- A positive result is indicated by the formation of a pink-red coloration (cherry red ring) in the reagent at the point of contact between the reagent and the medium, which means that the bacteria can produce indole from tryptophan.
- A negative result is indicated by the absence of color or the appearance of a slightly yellow color in the reagent, which means that the bacteria cannot produce indole from tryptophan.
Some bacteria may produce variable results, showing an orange color as a result. This is due to the presence of skatole, also known as methyl indole or methylated indole, another possible product of tryptophan degradation.
Some examples of indole-positive and indole-negative bacteria are:
- Indole-positive bacteria: Escherichia coli, Proteus vulgaris, Morganella morganii, Klebsiella oxytoca, Enterococcus faecalis, etc.
- Indole-negative bacteria: Enterobacter spp., Klebsiella pneumoniae, Proteus mirabilis, Salmonella spp., Serratia spp., etc.
The indole test is one of the four tests of the IMViC series, which tests for evidence of an enteric bacterium.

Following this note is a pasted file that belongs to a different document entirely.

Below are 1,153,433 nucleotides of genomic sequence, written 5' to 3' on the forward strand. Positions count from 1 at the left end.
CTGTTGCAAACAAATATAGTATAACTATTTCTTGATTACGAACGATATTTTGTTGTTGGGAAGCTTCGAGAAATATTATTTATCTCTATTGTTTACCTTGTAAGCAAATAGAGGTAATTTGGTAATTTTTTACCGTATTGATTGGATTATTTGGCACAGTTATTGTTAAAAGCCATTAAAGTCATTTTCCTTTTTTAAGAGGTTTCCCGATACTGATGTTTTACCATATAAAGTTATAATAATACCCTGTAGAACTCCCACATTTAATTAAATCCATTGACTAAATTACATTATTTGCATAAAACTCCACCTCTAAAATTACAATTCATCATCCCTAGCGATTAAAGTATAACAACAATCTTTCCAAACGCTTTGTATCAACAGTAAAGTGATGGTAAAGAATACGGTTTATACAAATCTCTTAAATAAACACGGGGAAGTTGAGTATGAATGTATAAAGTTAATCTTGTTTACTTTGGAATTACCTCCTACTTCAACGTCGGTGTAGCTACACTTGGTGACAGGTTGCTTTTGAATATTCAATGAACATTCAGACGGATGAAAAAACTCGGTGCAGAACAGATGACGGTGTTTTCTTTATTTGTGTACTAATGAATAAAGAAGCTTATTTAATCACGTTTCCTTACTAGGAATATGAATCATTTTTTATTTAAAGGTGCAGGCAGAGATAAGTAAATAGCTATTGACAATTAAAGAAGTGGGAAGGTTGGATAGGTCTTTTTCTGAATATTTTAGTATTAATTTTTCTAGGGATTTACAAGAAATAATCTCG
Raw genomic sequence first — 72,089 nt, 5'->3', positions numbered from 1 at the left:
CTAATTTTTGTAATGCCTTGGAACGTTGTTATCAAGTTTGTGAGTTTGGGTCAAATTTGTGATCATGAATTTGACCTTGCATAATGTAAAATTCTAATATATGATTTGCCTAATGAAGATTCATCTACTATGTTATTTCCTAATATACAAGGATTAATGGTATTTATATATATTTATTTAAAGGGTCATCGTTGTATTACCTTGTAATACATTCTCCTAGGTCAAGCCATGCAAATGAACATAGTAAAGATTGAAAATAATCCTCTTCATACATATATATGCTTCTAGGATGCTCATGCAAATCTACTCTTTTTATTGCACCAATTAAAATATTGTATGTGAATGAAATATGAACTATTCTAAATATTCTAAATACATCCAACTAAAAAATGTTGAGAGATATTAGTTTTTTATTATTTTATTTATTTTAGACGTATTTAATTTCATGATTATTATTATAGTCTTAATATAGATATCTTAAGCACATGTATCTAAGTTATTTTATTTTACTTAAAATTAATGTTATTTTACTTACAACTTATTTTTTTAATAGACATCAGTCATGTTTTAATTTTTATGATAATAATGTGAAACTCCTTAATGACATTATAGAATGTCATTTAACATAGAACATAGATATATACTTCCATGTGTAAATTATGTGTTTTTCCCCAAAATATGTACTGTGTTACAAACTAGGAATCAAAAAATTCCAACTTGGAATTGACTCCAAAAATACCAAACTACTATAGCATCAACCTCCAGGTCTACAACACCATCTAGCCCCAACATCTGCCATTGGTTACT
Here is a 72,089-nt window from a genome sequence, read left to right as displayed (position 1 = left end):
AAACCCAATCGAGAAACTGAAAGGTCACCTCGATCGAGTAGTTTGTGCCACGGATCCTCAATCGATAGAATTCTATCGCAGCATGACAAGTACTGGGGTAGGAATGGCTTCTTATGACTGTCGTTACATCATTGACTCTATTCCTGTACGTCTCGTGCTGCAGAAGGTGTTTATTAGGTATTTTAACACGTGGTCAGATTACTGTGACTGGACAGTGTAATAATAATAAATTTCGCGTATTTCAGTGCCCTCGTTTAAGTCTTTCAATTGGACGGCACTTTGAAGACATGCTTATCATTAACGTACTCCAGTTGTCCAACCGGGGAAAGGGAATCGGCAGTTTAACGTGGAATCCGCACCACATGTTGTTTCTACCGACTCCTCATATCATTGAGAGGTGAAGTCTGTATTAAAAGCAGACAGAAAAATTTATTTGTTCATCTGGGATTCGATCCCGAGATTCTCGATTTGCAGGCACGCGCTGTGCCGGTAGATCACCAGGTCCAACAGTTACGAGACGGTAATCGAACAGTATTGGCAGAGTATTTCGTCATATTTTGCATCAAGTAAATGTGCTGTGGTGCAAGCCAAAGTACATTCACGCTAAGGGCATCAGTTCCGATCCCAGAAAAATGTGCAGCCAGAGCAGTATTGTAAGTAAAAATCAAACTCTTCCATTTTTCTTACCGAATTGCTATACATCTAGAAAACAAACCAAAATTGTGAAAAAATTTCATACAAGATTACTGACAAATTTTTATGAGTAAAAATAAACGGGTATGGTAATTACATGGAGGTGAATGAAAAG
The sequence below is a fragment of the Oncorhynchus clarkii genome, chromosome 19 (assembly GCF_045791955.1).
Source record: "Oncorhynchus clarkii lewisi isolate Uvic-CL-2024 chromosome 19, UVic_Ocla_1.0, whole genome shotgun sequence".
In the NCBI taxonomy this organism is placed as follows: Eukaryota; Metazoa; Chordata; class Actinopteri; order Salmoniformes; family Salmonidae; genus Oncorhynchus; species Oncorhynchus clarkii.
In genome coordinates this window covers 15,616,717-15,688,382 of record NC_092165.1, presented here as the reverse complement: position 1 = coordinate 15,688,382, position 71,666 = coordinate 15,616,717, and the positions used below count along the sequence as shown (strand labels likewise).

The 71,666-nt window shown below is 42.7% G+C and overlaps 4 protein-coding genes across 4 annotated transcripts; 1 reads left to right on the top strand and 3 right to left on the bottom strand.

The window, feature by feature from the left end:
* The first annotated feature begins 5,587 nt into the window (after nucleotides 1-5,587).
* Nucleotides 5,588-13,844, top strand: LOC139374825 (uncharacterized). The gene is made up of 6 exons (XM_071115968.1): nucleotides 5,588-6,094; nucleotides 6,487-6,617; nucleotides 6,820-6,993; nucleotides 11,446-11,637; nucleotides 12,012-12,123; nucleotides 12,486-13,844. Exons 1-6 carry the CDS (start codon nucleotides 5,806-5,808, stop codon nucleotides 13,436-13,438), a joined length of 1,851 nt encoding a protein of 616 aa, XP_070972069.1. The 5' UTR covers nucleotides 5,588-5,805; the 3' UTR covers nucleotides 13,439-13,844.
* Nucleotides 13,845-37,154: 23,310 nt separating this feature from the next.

- The indole test is used to test an organism`s ability to utilize tryptophan and produce indole.
- The test is used to differentiate members of the Enterobacteriaceae family as a part of the IMViC test.
- The test also differentiates Proteus mirabilis from other Proteus species.
- This test differentiates indole-positive E. coli from indole-negative Enterobacter and Klebsiella.
- The test further differentiates K. pneumoniae (indole negative) from K. oxytoca (indole positive) and Citrobacter freundii (indole negative) from Citrobacter koseri (indole positive).
- The test plays a central role in the characterization of coliforms, which are indicated by the various variations of the indole test and in combination with other biochemical tests.
- A variation of the test, called Ehrlich`s reagent (using ethyl alcohol instead of isoamyl alcohol), is used when the test has to be performed on non-fermenters and anaerobes.
- Detectable indole will diffuse to colonies within 5 mm of a 2- to 3-mm colony, giving false-positive results.
- Media that contain dyes (e.g., EMB, MAC) shouldn`t be used.
- The growth medium must contain an adequate amount of tryptophan. Do not use Mueller-Hinton agar for the test, because tryptophan is destroyed during the acid hydrolysis of casein.
- Only the cinnamaldehyde reagent can be used for spot testing of anaerobic microorganisms. It is a more sensitive reagent, but it is less stable.
- Do not use a plate with a nitrate disk to perform the indole test, as nitrate can interfere with the spot indole test by inducing false-negative results.
- If the rapid indole test is negative, the isolate could be positive in the more sensitive tube test. Extraction with xylene is the most sensitive test. Xylene substitutes are less sensitive.
- For fastidious Gram-negative rods, such as C. hominis, a heavy inoculum and extraction are necessary.